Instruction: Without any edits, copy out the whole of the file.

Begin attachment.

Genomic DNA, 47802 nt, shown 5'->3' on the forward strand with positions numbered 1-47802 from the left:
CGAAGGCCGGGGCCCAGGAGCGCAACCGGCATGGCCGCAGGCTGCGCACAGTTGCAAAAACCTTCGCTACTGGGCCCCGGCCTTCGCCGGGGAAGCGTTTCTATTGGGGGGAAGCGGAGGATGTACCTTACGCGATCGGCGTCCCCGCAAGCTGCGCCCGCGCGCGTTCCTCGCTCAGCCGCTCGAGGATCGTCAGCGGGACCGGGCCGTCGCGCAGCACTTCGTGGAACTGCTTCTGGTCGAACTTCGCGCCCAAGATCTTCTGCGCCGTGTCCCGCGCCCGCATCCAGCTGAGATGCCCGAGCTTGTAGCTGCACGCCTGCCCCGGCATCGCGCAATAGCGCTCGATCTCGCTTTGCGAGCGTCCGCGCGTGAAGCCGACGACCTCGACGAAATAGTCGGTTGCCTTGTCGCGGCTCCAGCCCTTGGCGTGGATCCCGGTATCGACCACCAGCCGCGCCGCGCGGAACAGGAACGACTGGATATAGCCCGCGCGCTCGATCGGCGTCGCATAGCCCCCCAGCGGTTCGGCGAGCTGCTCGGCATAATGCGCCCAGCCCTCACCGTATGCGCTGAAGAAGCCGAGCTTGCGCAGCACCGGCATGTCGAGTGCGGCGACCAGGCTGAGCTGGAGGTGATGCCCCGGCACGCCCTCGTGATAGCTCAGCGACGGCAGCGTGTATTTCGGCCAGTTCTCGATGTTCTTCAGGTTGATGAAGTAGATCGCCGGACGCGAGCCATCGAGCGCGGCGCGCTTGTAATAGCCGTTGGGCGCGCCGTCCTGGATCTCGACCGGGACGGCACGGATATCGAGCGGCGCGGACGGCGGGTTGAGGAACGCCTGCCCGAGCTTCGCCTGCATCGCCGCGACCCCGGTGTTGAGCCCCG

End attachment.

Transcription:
Genomic DNA, 47802 nt, shown 5'->3' on the forward strand with positions numbered 1-47802 from the left:
CGAAGGCCGGGGCCCAGGAGCGCAACCGGCATGGCCGCAGGCTGCGCACAGTTGCAAAAACCTTCGCTACTGGGCCCCGGCCTTCGCCGGGGAAGCGTTTCTATTGGGGGGAAGCGGAGGATGTACCTTACGCGATCGGCGTCCCCGCAAGCTGCGCCCGCGCGCGTTCCTCGCTCAGCCGCTCGAGGATCGTCAGCGGGACCGGGCCGTCGCGCAGCACTTCGTGGAACTGCTTCTGGTCGAACTTCGCGCCCAAGATCTTCTGCGCCGTGTCCCGCGCCCGCATCCAGCTGAGATGCCCGAGCTTGTAGCTGCACGCCTGCCCCGGCATCGCGCAATAGCGCTCGATCTCGCTTTGCGAGCGTCCGCGCGTGAAGCCGACGACCTCGACGAAATAGTCGGTTGCCTTGTCGCGGCTCCAGCCCTTGGCGTGGATCCCGGTATCGACCACCAGCCGCGCCGCGCGGAACAGGAACGACTGGATATAGCCCGCGCGCTCGATCGGCGTCGCATAGCCCCCCAGCGGTTCGGCGAGCTGCTCGGCATAATGCGCCCAGCCCTCACCGTATGCGCTGAAGAAGCCGAGCTTGCGCAGCACCGGCATGTCGAGTGCGGCGACCAGGCTGAGCTGGAGGTGATGCCCCGGCACGCCCTCGTGATAGCTCAGCGACGGCAGCGTGTATTTCGGCCAGTTCTCGATGTTCTTCAGGTTGATGAAGTAGATCGCCGGACGCGAGCCATCGAGCGCGGCGCGCTTGTAATAGCCGTTGGGCGCGCCGTCCTGGATCTCGACCGGGACGGCACGGATATCGAGCGGCGCGGACGGCGGGTTGAGGAACGCCTGCCCGAGCTTCGCCTGCATCGCCGCGACCCCGGTGTTGAGCCCCG